It’s Mitch Trubisky or bust for Bears as they try to save their season vs. Texans
If he can repeat what he did in the Lions game — except, of course, his disastrous fumble at the end — Trubisky could keep the Bears in the playoff race.
Mitch Trubisky was at the center of one of the ugliest Bears collapses in recent memory last week. With just under two minutes remaining, he stood at his own 7-yard line grasping for a ball he’d fumbled, which the Lions recovered to set up their game-winning touchdown.
It was as bad an ending as the Bears could have imagined, and there’s no excusing it. But before that, Trubisky actually did pretty well.
And as the Bears roll with him into a potentially season-deciding game against the Texans on Sunday, coach Matt Nagy is counting on him to continue everything he did right last week. If he does, they have a shot at snapping their six-game losing streak and making a run at the playoffs.
“He’s playing the game at a fast pace,” Nagy said. “This past game, his decision-making was really good. And I love where his mindset is at.”
If not for the fumble, it would have been Trubisky’s best game of the season. He completed 76.5% of his passes — the sixth-highest percentage of his career. He led the Bears to points on their first three possessions. He threw for 267 yards, a mark this team has hit just five times the last two seasons, and finished with a 108.3 passer rating.
Trubisky and the Bears fell flat at times, but it was one of their best overall performances of the year.
“We’re making progress as an offense,” Trubisky said. “And I feel that it’s just a little reassurance that . . . you’re seeing the hard work in practice translate to the game a little more. The execution is coming to life, and we’re able to make plays and move the ball and score some more points. It’s just another step in the right direction. We have to keep doing that.”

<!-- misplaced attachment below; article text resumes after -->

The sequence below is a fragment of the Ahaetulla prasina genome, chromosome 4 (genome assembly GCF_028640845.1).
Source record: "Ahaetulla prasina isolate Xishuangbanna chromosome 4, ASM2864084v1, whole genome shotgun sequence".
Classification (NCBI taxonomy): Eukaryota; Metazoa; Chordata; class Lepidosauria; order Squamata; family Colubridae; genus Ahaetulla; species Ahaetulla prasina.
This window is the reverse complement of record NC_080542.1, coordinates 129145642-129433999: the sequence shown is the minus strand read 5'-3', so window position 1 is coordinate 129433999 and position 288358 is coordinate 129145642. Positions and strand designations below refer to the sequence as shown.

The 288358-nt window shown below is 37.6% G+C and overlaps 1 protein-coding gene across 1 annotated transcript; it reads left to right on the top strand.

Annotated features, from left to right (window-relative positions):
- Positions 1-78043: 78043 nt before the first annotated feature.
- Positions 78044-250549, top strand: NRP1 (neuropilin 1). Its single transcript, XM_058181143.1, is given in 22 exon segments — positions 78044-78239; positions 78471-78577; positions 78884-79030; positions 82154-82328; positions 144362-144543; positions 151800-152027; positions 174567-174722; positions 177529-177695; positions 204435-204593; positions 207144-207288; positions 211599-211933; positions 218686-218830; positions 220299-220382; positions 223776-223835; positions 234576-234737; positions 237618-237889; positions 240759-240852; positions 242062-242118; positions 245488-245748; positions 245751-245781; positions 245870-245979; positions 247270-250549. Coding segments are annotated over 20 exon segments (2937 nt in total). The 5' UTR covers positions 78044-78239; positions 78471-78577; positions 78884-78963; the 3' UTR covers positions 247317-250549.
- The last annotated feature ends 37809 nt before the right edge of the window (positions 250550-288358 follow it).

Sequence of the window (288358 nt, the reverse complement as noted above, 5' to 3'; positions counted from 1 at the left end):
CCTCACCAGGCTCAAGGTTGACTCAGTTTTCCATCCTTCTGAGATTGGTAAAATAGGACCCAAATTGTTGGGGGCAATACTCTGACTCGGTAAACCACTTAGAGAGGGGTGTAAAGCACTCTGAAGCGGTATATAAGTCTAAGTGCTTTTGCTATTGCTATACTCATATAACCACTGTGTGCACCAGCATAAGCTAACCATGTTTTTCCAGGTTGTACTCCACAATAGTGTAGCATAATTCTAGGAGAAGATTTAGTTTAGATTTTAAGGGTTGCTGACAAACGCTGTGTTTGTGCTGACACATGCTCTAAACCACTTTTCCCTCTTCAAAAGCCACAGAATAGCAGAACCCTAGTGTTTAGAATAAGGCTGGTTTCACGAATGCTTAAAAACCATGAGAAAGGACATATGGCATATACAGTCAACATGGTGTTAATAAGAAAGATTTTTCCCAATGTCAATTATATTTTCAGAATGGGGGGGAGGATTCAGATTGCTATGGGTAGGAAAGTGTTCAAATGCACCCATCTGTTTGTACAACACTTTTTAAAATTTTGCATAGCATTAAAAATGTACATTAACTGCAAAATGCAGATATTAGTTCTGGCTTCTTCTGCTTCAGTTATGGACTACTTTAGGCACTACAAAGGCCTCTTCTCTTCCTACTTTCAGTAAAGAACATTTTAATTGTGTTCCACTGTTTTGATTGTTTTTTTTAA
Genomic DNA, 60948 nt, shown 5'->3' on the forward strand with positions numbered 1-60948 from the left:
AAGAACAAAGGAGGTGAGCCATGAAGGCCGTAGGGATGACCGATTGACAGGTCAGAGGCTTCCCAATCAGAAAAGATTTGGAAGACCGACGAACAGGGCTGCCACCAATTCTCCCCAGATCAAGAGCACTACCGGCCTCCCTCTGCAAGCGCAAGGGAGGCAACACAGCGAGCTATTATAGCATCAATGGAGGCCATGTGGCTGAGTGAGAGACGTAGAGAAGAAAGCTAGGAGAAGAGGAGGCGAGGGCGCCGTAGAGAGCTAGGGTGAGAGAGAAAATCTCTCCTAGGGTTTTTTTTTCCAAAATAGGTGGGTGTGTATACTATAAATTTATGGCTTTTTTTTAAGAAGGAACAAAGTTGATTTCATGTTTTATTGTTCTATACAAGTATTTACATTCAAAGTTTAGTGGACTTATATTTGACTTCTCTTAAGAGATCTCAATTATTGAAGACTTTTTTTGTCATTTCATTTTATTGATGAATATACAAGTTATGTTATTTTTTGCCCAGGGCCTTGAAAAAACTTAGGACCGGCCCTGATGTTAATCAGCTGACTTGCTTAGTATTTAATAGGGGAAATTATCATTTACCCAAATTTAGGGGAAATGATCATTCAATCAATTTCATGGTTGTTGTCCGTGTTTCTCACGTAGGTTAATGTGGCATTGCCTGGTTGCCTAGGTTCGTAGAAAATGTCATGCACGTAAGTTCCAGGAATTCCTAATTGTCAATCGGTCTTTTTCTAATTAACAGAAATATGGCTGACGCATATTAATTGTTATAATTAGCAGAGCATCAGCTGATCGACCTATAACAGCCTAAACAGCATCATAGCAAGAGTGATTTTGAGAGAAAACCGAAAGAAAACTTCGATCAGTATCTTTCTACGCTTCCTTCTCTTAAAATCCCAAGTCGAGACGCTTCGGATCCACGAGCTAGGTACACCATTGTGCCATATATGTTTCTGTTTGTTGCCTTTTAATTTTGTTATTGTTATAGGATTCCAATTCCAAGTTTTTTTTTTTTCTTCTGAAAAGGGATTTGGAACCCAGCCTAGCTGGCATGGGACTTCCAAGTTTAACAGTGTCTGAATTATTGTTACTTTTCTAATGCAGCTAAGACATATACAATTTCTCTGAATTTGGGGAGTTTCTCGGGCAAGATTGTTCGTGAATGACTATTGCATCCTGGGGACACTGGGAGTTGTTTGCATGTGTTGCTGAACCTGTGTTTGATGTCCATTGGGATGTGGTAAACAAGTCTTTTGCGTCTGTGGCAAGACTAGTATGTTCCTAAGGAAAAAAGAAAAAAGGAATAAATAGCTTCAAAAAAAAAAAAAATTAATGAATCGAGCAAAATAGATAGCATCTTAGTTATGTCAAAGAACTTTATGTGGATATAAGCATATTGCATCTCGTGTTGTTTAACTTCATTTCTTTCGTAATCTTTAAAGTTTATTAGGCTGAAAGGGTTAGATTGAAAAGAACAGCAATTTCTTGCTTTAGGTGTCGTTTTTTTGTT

The key disclaimer is that this came against the Lions, against whom a lot of offenses look good — something Trubisky and Nagy seem to forget. But the Lions aren’t much different than what Trubisky will face Sunday.
Not only are the Texans one of the NFL’s 10 worst defenses, but they’re especially bad against the pass, allowing a league-high 106.6 opponent passer rating, which essentially means every quarterback they face turns into Russell Wilson.
These are the kinds of teams Trubisky has feasted on throughout his short career. In 18 games against defenses that finished in the bottom 10 in opponent passer rating, or are in that tier this season, he has completed 69% of his passes, averaged 232.8 yards and thrown for 29 touchdowns against seven interceptions for a 106.1 rating.
The Texans’ defense is an ideal adversary for him, and that’s the part of this matchup that matters — not the showdown with fellow 2017 first-round quarterback Deshaun Watson. The only way Watson comes into play for Trubisky is if he lights up the Bears so badly that Trubisky can’t keep up.
Given Trubisky’s obvious improvement against the Lions after Nagy talked up his return against the Packers, it seems increasingly likely the Bears will sink or swim with him for the rest of the season. Nick Foles has recovered from the hip injury he suffered a month ago, but Nagy sounds committed.
Asked whether he’d be willing to make an in-game change, he said, “We’re just focusing right now on Mitchell at quarterback against the Texans. That’s what’s important. Nick’s been doing a great job on where he’s at right now and getting back from the injury. I think Mitch is in a good place, too.”
Maybe not a great place, but good enough to handle the lightweights the Bears need to beat to stay in the hunt. If Trubisky can repeat 99% of what he did in the Lions game, that should be sufficient.